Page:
Video Games And Social Media Are Cause Of Student Behavioral Problems, Say Educators
Video games have been often criticized over the years for being too violent and violence has been considered the reason for aggressiveness in children. It is an ongoing debate without any solid evidence despite there being several scientific studies.
Recently, CBC’s education forum, Inside the Classroom, featured 30 educators from across the province, several teachers and counselors who raised concerns over the video game and social media impact’s on the students.
Teachers raised concern over students being up all night playing games and coming to class zonked, which is the problem as they are not able to understand anything that is being taught in the class. According to Kimberly Fifield, an elementary school teacher on the northeast Avalon, students are “too tired to learn”.
They could fall asleep in class, they could become agitated, they’re more irritable. They’re just unable to focus on what you’re trying to teach them in the run of a day.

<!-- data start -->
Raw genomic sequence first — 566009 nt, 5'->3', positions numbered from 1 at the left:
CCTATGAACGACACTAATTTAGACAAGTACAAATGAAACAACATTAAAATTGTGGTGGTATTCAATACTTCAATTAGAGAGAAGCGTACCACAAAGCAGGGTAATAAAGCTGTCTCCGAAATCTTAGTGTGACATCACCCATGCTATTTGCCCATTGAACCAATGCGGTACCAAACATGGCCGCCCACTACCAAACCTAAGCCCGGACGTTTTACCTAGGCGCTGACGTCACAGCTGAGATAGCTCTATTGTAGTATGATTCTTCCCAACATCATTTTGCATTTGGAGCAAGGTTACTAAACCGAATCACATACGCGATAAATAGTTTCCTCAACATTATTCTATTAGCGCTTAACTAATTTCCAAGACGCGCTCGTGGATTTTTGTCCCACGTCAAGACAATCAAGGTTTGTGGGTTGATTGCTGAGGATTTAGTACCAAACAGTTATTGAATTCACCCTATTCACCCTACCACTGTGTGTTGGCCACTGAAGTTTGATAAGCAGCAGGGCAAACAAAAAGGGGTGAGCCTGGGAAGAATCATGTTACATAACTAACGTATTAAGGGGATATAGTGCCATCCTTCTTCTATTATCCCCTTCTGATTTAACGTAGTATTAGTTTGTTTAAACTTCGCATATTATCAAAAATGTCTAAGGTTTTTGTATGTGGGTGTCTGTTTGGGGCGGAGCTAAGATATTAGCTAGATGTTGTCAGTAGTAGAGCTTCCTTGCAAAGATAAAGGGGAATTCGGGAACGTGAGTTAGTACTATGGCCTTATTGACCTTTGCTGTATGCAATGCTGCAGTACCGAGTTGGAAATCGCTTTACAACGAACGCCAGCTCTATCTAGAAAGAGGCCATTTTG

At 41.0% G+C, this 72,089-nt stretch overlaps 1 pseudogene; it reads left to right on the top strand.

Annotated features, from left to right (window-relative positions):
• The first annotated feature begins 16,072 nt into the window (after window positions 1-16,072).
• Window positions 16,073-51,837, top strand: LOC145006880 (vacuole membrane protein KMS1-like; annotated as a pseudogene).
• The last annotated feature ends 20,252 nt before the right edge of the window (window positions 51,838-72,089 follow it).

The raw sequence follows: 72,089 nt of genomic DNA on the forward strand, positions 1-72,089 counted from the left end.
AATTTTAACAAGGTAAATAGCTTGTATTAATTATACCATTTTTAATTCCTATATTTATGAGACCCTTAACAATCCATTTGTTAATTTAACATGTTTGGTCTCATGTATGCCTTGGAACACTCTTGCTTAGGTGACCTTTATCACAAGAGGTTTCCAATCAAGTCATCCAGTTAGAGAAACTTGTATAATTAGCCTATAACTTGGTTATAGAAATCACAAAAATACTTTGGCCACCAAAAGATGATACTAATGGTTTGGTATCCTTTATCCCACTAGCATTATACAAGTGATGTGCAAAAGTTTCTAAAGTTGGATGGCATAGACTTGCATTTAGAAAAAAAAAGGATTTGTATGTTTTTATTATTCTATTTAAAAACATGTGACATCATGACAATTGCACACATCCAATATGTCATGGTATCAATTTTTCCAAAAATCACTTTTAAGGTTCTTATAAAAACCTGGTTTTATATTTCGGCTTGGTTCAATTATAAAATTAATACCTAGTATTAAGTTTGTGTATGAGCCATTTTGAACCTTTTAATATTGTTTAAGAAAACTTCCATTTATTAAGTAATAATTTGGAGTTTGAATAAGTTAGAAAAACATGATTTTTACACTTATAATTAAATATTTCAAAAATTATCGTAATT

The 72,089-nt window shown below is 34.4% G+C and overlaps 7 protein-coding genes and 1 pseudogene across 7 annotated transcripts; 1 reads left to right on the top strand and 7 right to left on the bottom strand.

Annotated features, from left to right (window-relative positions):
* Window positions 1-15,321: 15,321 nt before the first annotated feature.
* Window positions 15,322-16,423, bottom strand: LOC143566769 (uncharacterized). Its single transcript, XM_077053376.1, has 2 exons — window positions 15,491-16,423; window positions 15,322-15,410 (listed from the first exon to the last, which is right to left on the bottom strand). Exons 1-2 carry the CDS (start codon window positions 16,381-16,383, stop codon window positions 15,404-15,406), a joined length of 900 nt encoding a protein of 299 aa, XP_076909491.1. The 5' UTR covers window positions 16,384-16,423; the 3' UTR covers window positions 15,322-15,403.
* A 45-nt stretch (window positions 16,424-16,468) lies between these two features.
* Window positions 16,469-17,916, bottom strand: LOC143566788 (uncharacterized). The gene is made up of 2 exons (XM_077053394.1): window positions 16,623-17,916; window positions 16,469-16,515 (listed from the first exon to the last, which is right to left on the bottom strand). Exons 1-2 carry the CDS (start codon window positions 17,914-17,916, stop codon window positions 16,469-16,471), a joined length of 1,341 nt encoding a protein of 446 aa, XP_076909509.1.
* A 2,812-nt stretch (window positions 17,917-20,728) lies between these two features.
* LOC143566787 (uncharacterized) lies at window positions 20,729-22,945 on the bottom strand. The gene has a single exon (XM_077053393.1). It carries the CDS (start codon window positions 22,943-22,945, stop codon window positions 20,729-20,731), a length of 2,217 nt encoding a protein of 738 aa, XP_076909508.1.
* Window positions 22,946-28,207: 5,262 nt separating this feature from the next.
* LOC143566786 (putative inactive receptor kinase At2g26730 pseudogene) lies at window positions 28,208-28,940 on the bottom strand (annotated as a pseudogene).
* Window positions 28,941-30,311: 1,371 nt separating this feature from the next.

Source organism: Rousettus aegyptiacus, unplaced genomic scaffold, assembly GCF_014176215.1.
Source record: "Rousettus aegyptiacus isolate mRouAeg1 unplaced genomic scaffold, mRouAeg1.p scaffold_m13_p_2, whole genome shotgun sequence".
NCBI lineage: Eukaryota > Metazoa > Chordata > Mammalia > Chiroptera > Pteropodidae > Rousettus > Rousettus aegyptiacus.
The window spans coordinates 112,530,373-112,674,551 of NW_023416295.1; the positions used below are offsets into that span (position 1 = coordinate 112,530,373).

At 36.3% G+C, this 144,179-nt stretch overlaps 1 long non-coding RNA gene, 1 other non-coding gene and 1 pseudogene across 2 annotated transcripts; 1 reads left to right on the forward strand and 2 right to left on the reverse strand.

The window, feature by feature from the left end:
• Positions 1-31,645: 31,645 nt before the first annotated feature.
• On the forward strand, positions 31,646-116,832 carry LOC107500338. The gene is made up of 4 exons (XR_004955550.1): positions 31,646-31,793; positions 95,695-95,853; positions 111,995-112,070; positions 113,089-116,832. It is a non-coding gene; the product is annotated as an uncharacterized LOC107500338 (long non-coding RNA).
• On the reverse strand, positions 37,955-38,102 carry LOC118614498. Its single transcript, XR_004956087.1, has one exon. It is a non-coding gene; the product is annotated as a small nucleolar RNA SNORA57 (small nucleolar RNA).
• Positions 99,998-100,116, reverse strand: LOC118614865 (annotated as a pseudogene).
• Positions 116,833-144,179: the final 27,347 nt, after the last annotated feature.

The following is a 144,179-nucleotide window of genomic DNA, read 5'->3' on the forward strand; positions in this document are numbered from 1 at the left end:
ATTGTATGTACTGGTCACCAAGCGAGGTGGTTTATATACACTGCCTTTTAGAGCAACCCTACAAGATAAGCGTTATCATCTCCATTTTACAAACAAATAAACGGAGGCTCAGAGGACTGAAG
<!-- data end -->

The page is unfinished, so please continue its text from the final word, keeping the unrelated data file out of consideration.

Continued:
Joe Santos, a high school teacher on the northeast Avalon, added that attendance rate goes down after the release of a highly anticipated video game, as the students wake up all night trying to complete a game.
According to Angela Wilmott, a school counselor in central Newfoundland, students spending long hours playing video games that are sometimes violent or graphic in nature could have a negative impact on their mental health.
If you’re role-playing war games for hours every day, it has an impact in how your brain is working and how you’re dealing with stress and anxiety.
The teachers also raised concern over video games being partially responsible for students learning foul language. Sometimes students play games like Call Of Duty and GTA Online where other online players could be adults. The teacher said that she is concerned that kids could be exposed to vulgar language. Wilmott added:
That’s becoming much more common. To see that now in primary, elementary… Where are those kids going to be in Grade 11.
It makes sense that teachers are concerned about the behavior of their students and waking up all night playing games definitely impacts as students are just too tired. However, blaming it all on the games seems a bit overkill.
What is your take on this debate? Let us know in the comments.